Social media’s watershed moment

According to a just released Harris Interactive poll – almost 60% of us are watching the game for the ads. That means a constant bombardment of Facebook and Twitter logos.

Super Bowl XLV will prove to be the tipping point for social media’s acceptance by the small business and nonprofit community. Brands that invest three million bucks for a thirty-second TV spot are not going to be content with the passivity of traditional media marketing. Six months ago it was rare to see a Facebook or Twitter reference on television (even rarer on radio and in print). After Sunday’s ‘big’ game it will be difficult to find spots that don’t contain the obligatory ‘find us on’ and ‘follow us on’ copy tag.

All this means is that social media marketing will be granted a level of authority and credibility that it (apparently) lacked during the pre-game hype. Despite the fact that Facebook has over 600 million users, Twitter has close to 200 million tweeters and You Tube is the #2 search engine in the world…yes, despite these facts – social media needed an event like Super Bowl XLV to reach the mainstream. Much like Apple used this ad to change the face of Super Bowl marketing, Super Bowl marketing will change the face of social media.

The irony here is thick. There are business owners and nonprofit managers who are personally involved in social media. Yet, they have been reluctant to use the sphere as a marketing tool because….well, because of a lot of reasons.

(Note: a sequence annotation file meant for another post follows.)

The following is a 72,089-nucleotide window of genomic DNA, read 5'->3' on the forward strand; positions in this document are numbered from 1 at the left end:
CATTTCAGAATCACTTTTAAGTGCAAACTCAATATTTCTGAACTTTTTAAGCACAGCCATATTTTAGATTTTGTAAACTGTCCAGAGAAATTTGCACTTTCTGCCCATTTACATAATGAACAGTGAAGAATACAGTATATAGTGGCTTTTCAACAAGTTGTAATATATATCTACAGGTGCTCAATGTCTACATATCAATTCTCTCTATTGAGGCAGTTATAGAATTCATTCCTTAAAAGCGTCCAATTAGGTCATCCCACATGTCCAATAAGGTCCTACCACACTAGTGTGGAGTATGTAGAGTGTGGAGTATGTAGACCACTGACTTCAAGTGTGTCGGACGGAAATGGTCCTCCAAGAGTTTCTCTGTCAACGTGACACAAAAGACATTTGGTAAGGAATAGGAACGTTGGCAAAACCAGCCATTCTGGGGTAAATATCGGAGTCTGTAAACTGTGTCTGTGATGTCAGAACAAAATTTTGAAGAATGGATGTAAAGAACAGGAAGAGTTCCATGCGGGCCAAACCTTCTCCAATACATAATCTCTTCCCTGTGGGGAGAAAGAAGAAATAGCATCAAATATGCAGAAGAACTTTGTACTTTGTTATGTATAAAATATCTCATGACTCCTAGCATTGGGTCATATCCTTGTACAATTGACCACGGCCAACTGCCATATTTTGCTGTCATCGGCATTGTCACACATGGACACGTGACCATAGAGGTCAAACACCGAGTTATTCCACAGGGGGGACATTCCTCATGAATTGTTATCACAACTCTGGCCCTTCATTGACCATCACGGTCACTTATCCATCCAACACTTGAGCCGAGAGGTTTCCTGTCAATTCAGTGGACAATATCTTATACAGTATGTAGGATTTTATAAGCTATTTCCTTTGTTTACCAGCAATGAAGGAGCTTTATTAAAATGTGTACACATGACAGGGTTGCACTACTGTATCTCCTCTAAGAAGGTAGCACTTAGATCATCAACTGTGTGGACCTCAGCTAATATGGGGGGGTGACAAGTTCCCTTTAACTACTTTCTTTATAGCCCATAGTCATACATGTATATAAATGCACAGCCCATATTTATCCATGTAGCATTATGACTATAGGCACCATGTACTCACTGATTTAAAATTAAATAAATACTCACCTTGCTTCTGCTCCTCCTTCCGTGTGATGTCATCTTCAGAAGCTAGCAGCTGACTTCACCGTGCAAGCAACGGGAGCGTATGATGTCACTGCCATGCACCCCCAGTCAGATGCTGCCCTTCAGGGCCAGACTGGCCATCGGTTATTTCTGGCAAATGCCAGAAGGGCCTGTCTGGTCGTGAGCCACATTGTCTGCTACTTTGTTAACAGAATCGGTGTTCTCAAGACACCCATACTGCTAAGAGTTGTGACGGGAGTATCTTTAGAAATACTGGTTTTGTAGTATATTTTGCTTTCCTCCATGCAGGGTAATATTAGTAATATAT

Lack of understanding of how the platforms work.

Time management concerns – who is going to do this stuff?

A fear of the negative.

The complete inability to convert what they do and stand for into something people will care about.

Each of these concerns is a challenge and an opportunity. None of them are immovable roadblocks. Yet, it is easier to rationalize the lack of urgency for social media in a business setting when presented with these obstacles.

‘We’ll get around to it…eventually.'” seems to be the war cry.

After Sunday even the most ardent Luddite will have the ‘a-ha’ moment that sends them searching for the social media expert on their staff. They will decide that NOW is the time to launch on Facebook, start Tweeting, write a blog, and get on that You Tube thing.

For those of us in the business of social media this will be good for business. We will no longer have to convince potential clients why they need to engage. They will have progressed to the ‘how’.

It will be up to us to harness that newly found enthusiasm and manage expectations. We cannot let the initiates adopt a “ready-fire-aim” strategy. And – most importantly – we must manage their expectations. Seeing so many socially related ads during the game will lead people to believe that social media leads to instant success. It does not.

Social media marketing is a process. Unlike traditional forms of media marketing it does not have a finite beginning-middle-end life cycle. Social media is more beginning-middle-middle. It takes time to develop and time to maintain and time to reap the rewards.

Super Bowl XLV will propel social media marketing into the mainstream spotlight. What happens after that is up to us.

Your thoughts?

Steve Allan
Social Media Specialist

SMThree

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About Steve Allan

I am a Social Media specialist uniquely focused on the management, messaging and marketing of social media platforms for non-profits and small businesses.
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One Response to Social media’s watershed moment

  1. Pingback: Social media’s watershed moment | 香港新媒體協會

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